In coming to its conclusion, the Court considered that the study was excluded from the definition because of the express exclusion for recognised agricultural practice. It was common ground between the parties that the use to which Chiltern’s slug pellets were put in the study was recognised agricultural practice. The pellets had been applied by farmers to agricultural fields at the authorised application rate.
The Court further considered that it would be curious if the monitoring of an authorised plant protection product used in accordance with its authorised directions was prohibited if similar monitoring had been performed before, or if it required a licence to be performed (vertebrate studies are required to be licensed prior to the work being carried out).
Finally, the Court concluded that the study did not increase the risk to birds over and above that inherent in the use of the product during the course of authorised and recognised agricultural practice, given the modest size of the experimental area compared with the area over which authorised metaldehyde products were used in farming. Therefore, the interference with Chiltern’s property and confidentiality rights in the study would have been disproportionate.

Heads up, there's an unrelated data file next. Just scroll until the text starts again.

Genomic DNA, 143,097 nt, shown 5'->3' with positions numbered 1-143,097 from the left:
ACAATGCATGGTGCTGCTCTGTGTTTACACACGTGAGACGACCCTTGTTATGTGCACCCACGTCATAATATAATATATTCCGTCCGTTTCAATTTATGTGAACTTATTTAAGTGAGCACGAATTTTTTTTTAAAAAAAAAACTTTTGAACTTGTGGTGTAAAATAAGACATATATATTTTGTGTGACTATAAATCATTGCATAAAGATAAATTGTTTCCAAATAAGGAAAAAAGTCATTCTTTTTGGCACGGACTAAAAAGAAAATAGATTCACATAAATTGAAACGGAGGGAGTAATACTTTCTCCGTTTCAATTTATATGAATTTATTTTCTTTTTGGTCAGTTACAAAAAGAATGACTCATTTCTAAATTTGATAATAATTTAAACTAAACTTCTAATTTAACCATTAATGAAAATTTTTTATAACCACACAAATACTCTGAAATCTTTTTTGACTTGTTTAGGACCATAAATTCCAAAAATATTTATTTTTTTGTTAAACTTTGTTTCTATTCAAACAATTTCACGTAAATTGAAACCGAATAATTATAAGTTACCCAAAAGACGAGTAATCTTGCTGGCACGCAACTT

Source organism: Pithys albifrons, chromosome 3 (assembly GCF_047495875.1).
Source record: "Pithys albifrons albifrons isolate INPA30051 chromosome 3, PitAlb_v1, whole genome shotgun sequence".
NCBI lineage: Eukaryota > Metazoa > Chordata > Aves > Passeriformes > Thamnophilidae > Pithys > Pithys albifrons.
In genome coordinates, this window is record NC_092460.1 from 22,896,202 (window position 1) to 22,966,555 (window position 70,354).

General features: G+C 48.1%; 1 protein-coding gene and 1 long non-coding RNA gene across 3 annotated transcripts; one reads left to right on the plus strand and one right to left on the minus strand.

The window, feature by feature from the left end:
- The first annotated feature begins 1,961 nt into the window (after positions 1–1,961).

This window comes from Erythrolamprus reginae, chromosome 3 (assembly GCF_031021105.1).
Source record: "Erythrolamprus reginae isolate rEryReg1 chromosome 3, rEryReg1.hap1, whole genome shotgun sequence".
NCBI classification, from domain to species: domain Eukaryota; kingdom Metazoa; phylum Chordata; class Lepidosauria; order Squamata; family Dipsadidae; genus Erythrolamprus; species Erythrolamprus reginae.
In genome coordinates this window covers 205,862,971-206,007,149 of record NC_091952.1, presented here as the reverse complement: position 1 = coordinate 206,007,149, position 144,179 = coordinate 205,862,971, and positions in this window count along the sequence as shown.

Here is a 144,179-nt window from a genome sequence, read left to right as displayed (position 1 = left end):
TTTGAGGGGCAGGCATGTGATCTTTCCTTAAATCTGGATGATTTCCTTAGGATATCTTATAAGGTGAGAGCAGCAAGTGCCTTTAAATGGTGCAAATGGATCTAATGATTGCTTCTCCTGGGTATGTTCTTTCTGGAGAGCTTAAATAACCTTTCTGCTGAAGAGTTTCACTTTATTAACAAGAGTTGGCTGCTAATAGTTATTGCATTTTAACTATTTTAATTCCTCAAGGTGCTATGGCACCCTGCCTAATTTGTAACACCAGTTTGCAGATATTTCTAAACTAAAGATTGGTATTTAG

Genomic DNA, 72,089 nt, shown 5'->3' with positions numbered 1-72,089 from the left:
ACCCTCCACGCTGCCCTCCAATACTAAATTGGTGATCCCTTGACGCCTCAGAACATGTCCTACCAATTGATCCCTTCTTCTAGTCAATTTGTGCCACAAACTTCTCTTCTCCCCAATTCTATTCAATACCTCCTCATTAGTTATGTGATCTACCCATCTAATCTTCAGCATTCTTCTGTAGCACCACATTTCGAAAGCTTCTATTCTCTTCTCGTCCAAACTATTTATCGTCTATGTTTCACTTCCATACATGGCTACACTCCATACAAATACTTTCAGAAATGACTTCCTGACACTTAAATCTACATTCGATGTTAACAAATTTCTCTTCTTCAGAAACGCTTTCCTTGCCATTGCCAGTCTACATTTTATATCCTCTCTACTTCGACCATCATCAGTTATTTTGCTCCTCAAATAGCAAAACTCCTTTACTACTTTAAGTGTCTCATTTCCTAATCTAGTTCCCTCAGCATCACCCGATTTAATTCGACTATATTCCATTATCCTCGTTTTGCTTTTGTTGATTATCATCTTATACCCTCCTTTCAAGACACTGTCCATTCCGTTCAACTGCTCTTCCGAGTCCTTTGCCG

This case is an important decision, being the first time the English courts have considered the definition of a vertebrate study. Its remit will extend across the whole range of plant protection products and monitoring studies in the context of re-authorisation applications to secure the data protection rights of data owners in these studies.
It was considered and accepted that if the study had involved monitoring the effects of a new unauthorised product or the new use of an existing product, that would have been experimental and within the definition of a vertebrate study. A trials permit from CRD would have been required for such a study in any event.
The decision clarifies that monitoring studies, where the form of monitoring does not itself cross the threshold for a vertebrate study, may be duplicated. This can only increase the protection of vertebrate wildlife, with numerous studies able to be carried out.
A copy of the full judgment can be found here.